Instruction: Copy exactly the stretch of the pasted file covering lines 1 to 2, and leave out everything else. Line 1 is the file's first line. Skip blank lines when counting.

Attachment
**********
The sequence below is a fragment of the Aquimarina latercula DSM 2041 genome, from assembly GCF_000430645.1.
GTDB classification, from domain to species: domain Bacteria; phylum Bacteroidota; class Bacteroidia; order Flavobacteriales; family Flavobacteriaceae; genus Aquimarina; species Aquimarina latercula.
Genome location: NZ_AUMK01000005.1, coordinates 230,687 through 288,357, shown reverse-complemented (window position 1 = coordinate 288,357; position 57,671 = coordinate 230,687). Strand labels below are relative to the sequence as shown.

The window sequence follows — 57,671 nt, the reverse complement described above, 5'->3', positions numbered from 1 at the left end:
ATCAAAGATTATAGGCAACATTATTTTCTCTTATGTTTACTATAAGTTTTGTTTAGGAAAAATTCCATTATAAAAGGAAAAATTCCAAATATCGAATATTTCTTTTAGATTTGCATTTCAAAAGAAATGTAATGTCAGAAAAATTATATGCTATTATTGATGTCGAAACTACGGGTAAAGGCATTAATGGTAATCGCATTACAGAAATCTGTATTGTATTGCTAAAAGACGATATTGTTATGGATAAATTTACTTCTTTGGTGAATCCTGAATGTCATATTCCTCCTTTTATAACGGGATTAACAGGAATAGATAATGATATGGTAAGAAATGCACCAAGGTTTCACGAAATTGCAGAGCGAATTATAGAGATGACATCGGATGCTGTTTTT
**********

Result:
The sequence below is a fragment of the Aquimarina latercula DSM 2041 genome, from assembly GCF_000430645.1.
GTDB classification, from domain to species: domain Bacteria; phylum Bacteroidota; class Bacteroidia; order Flavobacteriales; family Flavobacteriaceae; genus Aquimarina; species Aquimarina latercula.